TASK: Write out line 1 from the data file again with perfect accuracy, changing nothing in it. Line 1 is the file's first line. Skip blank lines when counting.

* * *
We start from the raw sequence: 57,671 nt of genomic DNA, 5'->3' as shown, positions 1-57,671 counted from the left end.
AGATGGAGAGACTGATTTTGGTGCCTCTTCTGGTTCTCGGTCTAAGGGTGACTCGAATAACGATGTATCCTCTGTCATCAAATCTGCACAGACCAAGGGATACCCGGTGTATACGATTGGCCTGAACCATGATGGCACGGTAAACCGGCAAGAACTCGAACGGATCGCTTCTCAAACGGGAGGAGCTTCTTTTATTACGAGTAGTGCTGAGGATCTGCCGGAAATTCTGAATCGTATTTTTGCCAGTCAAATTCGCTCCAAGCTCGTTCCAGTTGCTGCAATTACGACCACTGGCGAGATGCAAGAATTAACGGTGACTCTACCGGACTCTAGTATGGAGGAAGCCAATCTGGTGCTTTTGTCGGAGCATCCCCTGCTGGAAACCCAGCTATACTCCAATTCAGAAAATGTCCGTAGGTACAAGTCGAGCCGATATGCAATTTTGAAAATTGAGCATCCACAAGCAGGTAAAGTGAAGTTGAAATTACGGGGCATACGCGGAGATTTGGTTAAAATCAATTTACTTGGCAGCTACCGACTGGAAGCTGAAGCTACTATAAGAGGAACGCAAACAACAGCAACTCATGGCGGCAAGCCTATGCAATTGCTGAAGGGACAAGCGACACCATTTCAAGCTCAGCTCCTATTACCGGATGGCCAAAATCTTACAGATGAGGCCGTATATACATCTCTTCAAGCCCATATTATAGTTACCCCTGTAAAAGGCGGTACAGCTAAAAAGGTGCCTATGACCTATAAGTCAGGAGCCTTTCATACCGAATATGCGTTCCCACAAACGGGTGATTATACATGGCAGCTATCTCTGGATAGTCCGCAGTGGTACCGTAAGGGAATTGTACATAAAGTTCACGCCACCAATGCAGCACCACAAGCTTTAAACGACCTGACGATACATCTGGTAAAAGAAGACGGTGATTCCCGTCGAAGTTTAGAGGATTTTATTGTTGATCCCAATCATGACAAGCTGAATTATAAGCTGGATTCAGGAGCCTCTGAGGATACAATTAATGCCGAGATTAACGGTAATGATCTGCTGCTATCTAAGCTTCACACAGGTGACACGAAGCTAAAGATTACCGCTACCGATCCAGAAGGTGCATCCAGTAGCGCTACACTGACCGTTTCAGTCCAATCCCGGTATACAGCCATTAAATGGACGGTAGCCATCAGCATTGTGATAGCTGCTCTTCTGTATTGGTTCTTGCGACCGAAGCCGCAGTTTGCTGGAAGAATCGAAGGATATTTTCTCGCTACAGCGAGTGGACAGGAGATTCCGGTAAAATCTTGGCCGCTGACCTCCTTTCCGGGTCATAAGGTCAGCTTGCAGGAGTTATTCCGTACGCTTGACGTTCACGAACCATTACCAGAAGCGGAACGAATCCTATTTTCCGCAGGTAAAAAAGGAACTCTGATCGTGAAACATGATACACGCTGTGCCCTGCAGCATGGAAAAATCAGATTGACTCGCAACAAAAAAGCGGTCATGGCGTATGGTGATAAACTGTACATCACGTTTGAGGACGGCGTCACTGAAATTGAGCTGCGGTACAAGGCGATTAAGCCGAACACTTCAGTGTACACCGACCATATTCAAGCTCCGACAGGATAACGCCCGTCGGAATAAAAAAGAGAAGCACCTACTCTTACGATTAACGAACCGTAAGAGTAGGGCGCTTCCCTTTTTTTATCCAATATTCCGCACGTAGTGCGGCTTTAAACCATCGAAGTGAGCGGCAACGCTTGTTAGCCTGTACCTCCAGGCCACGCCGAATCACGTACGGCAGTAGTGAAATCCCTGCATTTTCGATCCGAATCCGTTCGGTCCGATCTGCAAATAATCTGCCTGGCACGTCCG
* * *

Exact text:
We start from the raw sequence: 57,671 nt of genomic DNA, 5'->3' as shown, positions 1-57,671 counted from the left end.